The district should clamp down on scrap furniture left at roadside so bedbugs don’t get a toehold in Maple Ridge, says a tenant who’s going to have to shell out a couple hundred dollars to get rid of the critters who’ve set up home in her apartment.
“The laundry is killing me,” said Lisa Yelds.
Since she found bedbugs in her 122nd Avenue apartment a few weeks ago, she’s spent about $120 in laundry bills, washing and drying her clothes at high temperatures.
“And there’s more to do.”
But that’s only the start of her expenses for the woman who makes about $1,105 a month on disability income.
“On top of that, I will lose pretty well all my furniture that has upholstery on it and the ministry does not replace furniture. So it’s made it kind of hard.”
Yelds is on disability income. She has hepatitis C, degenerative arthritis in her spine, osteoporosis and osteo-arthritis, as well as peripheral neuropathy, which causes burning in the nerves in the back of her legs.
“It’s like somebody’s got a blow torch and you can’t make it go away.”
She’s going to have replace her bed as well, even though she still could use the latter if it was wrapped in plastic for a year.
“Do you want to sleep on it with a bunch of dead stuff in it?”
She’s also leery about buying second-hand furniture from a thrift store. Instead, she wants to spray it and get it hauled away.
“If one egg hatches and it’s a female, I’m doomed.”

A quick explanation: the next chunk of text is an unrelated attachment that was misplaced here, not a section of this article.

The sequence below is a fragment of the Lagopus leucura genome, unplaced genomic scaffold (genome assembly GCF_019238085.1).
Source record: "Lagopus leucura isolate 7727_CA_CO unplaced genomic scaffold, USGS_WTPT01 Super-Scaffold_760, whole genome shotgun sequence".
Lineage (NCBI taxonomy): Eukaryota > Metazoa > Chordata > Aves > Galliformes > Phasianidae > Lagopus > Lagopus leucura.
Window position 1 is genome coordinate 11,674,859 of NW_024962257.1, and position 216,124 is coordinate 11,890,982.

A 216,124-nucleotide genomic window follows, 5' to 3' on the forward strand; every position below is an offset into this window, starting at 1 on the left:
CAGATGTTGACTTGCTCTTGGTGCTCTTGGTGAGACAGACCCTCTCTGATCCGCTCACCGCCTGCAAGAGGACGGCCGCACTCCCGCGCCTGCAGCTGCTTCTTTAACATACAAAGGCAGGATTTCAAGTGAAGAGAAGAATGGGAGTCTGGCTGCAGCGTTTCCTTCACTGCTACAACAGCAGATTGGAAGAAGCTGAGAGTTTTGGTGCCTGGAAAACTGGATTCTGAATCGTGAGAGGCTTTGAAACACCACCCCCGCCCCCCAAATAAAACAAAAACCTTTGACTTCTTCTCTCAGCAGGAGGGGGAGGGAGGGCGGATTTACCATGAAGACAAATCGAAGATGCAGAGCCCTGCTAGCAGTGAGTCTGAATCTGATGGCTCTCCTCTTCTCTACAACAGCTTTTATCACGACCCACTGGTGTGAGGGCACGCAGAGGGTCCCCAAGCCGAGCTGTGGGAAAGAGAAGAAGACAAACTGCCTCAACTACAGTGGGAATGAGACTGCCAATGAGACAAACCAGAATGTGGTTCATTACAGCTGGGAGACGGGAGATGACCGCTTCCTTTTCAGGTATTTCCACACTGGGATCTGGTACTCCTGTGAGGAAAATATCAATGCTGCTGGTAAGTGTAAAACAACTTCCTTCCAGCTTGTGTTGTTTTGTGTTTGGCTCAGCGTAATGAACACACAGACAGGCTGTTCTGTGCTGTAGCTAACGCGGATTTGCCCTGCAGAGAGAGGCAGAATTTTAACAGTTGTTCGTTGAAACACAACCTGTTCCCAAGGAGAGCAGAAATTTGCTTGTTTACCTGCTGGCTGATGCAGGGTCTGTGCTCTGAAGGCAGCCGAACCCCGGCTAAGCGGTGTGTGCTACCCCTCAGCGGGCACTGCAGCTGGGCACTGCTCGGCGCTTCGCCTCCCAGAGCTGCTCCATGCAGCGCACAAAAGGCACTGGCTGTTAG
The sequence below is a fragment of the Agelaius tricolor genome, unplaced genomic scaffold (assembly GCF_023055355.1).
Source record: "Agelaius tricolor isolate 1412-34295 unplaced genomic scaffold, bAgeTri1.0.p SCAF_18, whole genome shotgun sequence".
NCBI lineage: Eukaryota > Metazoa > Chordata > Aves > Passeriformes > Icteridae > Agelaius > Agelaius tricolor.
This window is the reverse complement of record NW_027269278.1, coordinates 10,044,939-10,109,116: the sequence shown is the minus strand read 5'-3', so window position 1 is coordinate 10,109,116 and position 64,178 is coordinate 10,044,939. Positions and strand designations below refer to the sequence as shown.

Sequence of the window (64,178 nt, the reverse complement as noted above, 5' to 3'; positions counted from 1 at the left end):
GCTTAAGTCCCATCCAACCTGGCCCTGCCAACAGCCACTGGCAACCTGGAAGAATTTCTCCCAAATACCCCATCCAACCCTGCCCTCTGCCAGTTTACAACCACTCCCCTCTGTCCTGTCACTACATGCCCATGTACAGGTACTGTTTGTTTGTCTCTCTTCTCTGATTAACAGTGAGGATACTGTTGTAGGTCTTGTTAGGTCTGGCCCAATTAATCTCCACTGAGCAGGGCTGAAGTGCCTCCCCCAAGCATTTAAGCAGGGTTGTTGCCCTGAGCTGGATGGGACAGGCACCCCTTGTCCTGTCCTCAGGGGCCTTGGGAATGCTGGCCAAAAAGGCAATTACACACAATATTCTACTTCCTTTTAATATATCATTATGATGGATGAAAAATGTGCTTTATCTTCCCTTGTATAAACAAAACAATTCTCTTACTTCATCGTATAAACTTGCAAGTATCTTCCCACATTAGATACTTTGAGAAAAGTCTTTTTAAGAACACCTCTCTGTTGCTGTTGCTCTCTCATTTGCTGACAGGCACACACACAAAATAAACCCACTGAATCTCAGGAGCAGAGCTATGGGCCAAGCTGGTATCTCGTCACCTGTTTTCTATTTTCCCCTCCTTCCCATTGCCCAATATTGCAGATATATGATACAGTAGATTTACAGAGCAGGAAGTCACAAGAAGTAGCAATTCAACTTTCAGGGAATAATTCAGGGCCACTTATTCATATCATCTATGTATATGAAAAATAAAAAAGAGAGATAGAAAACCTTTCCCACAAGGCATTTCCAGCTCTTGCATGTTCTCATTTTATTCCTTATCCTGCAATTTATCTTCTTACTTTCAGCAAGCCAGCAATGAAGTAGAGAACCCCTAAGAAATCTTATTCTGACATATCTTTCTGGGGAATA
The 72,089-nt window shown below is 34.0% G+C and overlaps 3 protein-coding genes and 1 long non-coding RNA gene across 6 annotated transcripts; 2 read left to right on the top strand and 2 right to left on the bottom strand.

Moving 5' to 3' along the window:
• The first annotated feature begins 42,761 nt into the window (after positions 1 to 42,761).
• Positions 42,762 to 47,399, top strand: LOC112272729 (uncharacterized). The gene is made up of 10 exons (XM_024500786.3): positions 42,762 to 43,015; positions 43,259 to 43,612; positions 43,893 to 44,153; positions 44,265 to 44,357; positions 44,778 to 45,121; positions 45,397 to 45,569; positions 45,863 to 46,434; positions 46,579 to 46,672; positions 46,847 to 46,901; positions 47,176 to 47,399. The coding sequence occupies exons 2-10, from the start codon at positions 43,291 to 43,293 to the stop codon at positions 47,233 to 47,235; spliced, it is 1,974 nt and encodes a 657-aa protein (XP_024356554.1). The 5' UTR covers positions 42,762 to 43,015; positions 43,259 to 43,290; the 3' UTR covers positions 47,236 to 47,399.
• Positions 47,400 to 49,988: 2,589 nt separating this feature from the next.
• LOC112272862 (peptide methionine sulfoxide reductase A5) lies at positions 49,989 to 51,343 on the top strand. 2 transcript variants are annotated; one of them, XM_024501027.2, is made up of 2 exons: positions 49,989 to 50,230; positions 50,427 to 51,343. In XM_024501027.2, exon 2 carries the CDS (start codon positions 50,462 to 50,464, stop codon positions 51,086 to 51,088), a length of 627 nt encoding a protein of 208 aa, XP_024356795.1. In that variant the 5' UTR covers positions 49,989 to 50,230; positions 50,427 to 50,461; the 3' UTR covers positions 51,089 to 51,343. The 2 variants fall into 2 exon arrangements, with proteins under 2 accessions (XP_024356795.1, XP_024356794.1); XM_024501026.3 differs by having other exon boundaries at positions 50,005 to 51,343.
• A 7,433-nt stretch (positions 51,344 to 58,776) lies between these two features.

Yelds, who’s lived in the building for almost five years, found out she had bed bugs two weeks ago while a friend was visiting.
“He got up, with a flashlight, and there was over 30 of them on the pillow. They said that I’ve had them in my suite now – for over a year.”
But the bugs hadn’t bothered her so far because she has skin grafts on her arms and can’t feel the bites. And not everybody reacts to their saliva.
“So you can have them a really long time and not know it.”
So far, her landlord is responding, which Yelds appreciates. Her apartment has had two all-day treatments, with two more to go, one each week, and it’s costing the landlord about $800, she added.
She’s heard that the Ministry of Children and Family Development could provide a used bed, though she’s not sure how long that will take. She’s also leery about getting old furniture from thrift stores.
She’d like the District of Maple Ridge to ban leaving any furniture at roadsides or back alleys.
“A lot of times you see discarded couches and beds all over Maple Ridge and 10 to one it’s infested.
“A lot of your homeless people that go out to the dumpsters and stuff, and just take stuff away. Their stuff is just loaded with bedbugs. And a lot of landlords out in Maple Ridge don’t lock up their garbage.
“They take it in the building, it’s loaded. It’s not a very nice problem.”
However, bylaws director Liz Holitzky said the district doesn’t allow old furniture to be left outside. The owners has to take them to the dump or risk fines of $100 a day under the untidy and unsightly premises bylaw.
Once notified, property owners have three days to get rid of the junk.
However, if furniture is dumped on public streets or sidewalks, municipal crews try to haul it away as soon as possible.
But that doesn’t happen often and it’s the first instance she’s heard of a bedbug problem, she added.
If the district learns who dumped the furniture, it can also issue fines.
So far, Yelds’ suite is the only one in her building that’s infested, although she says three suites in the building next door have them, too.
• Learn more about bedbugs at HealthLink B.C.